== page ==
ALTON/GODFREY - St. Louis Regional Freightway Executive Director Mary Lamie spoke at the most recent North Alton-Godfrey Business Council meeting on May 9, and discussed the ways her organization has worked to help market the advantages of the St. Louis Region.

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Lamie said seven years ago, metropolitan planning organization East-West Gateway looked at the manufacturing logistics industry in the St. Louis region and recognized that when compared to sister cities like Kansas City, Memphis, Columbus, Nashville, and Minneapolis, those cities had better growth in those industries at the time.Mary Lamie

She continued by saying the St. Louis region has several strategic and infrastructural advantages, but those other cities were “out-hustling” it with their superior marketing.

“Then we looked at our freight assets. St. Louis has six class one railroads. Those are the national rail carriers, and that's a big deal - not one of those sister cities has six,” she said. “Not one of those sister cities has four interstates like what we have. Not one of them has the most strategic location on the Mississippi River and no one had two international cargo airports.

“So we did a study, and the study came back and said - and for those of us who live in this area all our lives, it didn't come as a surprise - and it basically said that … those other regions like Kansas City that represent two states, they're basically out-hustling us from marketing perspective.”

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Lamie said the Illinois Department of Transportation (IDOT) does a good job of setting priorities for roads and bridges, but going forward, they and the Missouri Department of Transportation (MoDOT) are trying to set priorities based on multi-modal transportation. She added that it’s important for the Bi-State Development Agency (of which the freightway is a part) to include the private industry, including manufacturing and logistics companies, in the process.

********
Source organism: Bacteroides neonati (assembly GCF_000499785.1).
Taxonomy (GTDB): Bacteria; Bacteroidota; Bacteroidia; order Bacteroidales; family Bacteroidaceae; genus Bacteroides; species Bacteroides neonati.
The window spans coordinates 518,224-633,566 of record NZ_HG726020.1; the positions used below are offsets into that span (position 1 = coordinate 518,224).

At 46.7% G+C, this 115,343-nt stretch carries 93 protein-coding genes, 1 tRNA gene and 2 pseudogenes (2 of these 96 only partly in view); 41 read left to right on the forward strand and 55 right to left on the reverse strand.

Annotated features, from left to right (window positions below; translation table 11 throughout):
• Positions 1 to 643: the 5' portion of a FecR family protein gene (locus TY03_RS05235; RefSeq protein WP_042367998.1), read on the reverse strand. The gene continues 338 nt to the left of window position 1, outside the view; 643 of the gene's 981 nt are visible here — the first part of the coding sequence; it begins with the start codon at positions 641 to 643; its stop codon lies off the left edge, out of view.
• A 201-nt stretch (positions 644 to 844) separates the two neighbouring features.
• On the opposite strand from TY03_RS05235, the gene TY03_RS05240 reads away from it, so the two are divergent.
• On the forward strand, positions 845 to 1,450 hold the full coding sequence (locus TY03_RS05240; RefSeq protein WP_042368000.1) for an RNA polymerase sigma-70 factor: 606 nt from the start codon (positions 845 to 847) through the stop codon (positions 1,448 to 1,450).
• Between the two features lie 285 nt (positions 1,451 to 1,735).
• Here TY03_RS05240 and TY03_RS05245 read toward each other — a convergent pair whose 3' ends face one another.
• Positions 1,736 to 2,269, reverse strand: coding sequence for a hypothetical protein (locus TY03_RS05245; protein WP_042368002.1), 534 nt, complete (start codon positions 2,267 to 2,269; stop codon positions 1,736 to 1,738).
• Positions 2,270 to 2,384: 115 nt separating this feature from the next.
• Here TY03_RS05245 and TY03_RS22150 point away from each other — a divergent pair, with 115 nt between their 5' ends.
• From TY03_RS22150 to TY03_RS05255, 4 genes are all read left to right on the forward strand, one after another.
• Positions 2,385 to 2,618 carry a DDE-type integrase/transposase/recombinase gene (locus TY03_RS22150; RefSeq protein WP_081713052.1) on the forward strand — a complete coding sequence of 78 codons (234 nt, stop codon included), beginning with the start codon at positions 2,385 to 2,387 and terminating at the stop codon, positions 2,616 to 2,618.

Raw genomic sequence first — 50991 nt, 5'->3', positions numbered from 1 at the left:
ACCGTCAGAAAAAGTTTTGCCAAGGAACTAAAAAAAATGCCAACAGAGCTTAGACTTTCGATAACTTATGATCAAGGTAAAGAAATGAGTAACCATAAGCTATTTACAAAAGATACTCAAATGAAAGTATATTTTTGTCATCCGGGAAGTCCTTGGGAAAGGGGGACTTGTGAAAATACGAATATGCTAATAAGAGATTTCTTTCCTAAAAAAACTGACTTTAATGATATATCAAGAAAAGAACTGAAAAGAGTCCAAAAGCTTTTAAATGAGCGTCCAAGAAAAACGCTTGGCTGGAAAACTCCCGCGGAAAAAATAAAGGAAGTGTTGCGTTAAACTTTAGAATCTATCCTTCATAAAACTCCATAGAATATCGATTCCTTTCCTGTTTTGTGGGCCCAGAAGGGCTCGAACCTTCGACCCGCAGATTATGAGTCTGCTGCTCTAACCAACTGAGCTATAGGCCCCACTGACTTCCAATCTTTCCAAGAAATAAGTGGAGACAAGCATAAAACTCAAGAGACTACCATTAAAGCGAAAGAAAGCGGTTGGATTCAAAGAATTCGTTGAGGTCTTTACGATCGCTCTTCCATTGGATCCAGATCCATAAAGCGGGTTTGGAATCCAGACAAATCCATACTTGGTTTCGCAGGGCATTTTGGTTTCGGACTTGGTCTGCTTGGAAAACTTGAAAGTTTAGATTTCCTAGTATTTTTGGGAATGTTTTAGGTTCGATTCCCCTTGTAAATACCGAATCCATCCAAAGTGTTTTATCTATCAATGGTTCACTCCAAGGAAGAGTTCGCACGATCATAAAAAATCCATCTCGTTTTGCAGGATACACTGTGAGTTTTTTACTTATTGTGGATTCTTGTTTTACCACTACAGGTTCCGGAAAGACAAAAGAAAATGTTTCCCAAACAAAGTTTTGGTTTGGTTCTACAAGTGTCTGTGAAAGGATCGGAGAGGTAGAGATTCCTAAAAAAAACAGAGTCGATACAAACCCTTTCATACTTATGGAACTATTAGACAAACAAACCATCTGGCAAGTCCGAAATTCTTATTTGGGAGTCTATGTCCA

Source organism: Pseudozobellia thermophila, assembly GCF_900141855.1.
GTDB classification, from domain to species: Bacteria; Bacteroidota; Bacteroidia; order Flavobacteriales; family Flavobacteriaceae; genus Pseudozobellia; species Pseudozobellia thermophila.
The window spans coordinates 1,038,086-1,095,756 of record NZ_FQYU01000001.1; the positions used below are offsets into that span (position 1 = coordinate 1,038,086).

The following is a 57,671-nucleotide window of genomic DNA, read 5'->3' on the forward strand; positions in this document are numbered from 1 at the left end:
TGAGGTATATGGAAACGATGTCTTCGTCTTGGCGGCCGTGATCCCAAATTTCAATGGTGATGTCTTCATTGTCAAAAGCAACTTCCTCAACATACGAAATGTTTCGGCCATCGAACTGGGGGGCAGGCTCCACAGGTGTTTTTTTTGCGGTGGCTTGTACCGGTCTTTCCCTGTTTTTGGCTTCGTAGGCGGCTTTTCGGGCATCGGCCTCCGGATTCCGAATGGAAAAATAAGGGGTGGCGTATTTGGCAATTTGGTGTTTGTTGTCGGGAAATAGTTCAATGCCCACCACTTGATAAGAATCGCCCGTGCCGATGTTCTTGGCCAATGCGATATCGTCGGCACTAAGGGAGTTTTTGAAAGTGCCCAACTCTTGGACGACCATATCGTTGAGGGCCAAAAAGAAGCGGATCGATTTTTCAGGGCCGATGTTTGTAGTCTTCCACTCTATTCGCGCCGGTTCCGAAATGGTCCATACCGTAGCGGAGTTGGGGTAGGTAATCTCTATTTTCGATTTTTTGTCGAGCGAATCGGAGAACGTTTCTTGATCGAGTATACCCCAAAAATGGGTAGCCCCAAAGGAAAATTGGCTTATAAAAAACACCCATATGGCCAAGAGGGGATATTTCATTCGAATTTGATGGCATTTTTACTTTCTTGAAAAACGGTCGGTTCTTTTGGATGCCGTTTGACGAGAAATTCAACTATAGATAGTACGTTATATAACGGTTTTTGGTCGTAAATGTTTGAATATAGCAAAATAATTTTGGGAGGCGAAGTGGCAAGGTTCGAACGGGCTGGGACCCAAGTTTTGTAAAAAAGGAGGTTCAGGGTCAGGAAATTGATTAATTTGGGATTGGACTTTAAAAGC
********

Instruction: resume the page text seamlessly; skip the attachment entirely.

She described the organization as a “marketing consultant for the St. Louis region when it comes to the freight industry.” They started advertising the advantages of the region through press releases and eventually gained national media coverage, but still needed ways to draw manufacturing and logistics companies into St. Louis - or help the ones already in St. Louis expand.

After meeting with barge industry leaders, she learned that a particular section of the Mississippi River right in front of the Gateway Arch moves more agricultural and fertilizer products than anywhere else in the country due to St. Louis’s centralized location and ability to handle multi-modal transportation of goods - from barge to freight to truck, and vice versa.

“We ended up branding ourselves as the ‘Ag Coast of America,’” Lamie said. “We continued to get national and international media coverage on that, and by doing that, we continued to raise awareness of those great assets - the available real estate sites that we have available in this area as we try to do our best to get more manufacturing and logistics in this area.”

She said St. Louis’s combination of barge, freight, and interstate infrastructure allowed it to be a “reliever” for the supply chain issues during the COVID-19 pandemic, and goods that couldn’t be routed through Chicago were often re-routed through St. Louis.

Going forward, the freightway and Bi-State Development Agency are focusing on infrastructure improvement projects like the reconstruction of the Interstate 270 bridge over the Mississippi River at Chain of Rocks Road. The project has been cited as a high-priority infrastructure necessity for the past few years and has received $76 million in funding over the past two years combined.

More information about the St. Louis Regional Freightway and the work they’re doing is available on their website at, which also features several maps showcasing the St. Louis region’s global connectivity and industrial real estate assets.

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